• In A Dowry of Blood by S.T. Gibson, the Brides are named Constanta, Magdalena and Alexi. Alexi is a male "bride", turned after the events of the Dracula novel.
  • In the novel The Mummy Kills the Brides by Erik Handy, the three Brides are named Camilla, Athyne and Eve.
  • In the anthology The Legend of Dracula: Into the Mouth of Death by Perry Lake, the three Brides are named Ulrica Dolingen, Anica Zelkovic and Mara Costachescu. Earlier versions of these stories were previously published in the Brides of Dracula and Dracula Arisen anthologies.
  • In the novel The Three Brides: Resurrection by Sal Caradonna, the Brides are named Alexandra, Mihaela and Ioana.
  • In the Marvel Universe, the three Brides in the original novel are identified as Nikolett Bodo, Bettina Kaposvar and Emese Kisfaludi.[19] They have been Brides since at least 1691 as revealed in the story Suffer Not a Witch in the Dracula Lives series.[20] In the two-part story called The Pit of Death, set in 1809, the protagonist Lupescu is thrown into the titular pit while invading Dracula's castle. He is attacked by seven of Dracula's Brides, among them his blind wife, Velanna Lupescu. He manages to stake all seven and arranges their bodies into the shape of a cross so that Dracula would be unable to approach them to remove the stakes.[21]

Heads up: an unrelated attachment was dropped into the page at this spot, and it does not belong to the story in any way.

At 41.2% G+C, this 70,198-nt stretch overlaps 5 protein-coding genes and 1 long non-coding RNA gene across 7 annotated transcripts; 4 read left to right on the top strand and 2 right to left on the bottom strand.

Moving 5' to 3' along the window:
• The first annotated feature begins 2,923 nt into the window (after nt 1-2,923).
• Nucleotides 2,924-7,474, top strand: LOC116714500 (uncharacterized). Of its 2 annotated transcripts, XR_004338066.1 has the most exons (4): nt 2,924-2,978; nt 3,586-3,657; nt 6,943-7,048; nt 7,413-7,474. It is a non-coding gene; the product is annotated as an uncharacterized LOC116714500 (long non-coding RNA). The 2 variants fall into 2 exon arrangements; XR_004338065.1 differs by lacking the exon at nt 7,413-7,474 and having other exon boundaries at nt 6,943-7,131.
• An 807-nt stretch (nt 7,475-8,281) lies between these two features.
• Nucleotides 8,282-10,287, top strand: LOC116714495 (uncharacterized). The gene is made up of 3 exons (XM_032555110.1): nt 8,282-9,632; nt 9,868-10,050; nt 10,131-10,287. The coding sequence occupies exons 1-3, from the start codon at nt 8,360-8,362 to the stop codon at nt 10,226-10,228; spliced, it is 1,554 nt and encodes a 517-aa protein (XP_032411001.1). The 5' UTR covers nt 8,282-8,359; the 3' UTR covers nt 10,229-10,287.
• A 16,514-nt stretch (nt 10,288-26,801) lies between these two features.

• A number of Brides are seen in the Marvel Comics series The Tomb of Dracula, ranging from victims long since turned from ancient times to recent ones of modern-day. In the story The Return to...Transylvania!, Dracula seeks out his Bride Marissa Constanda to turn him into a vampire, after he had previously become human. She refuses, telling Dracula that she now serves a new master.[22] In the story Into the Tomb, Blade encountered two Brides named Beatrix Nanai and Catherine Kiskvnalas while looking for his mother Tara Cross, who had also been turned into a Bride. All three were killed by Blade.[23]
  • The Brides are seen in the DC Comics mini series, Victorian Undead II: Sherlock Holmes vs Dracula led by Lucy Westerna in trying to ambush the heroes when they come to investigate a possible hiding spot of Dracula's. Curiously despite the Brides being centuries older, Dracula gave Lucy command over them, likely because of her resistance to religious symbols due to being turned in a modern era.
  • Dracula and his brides make a cameo appearance in the Tales of the Teenage Mutant Ninja Turtles story "Night of the Living Gingerbread".[24]
  • In the mini-series Grimm Fairy Tales present Helsing, three of the Brides track down the protagonist and try to kill her. She kills two of them before the third retreats. Near the end of the story, when the heroes track Dracula to his mansion during a party, we see he has amassed a large group of women as his Brides though orders them to let the protagonist pass so she may confront him. They show up briefly in the first issue of the sequel mini-series "Helsing vs Dracula".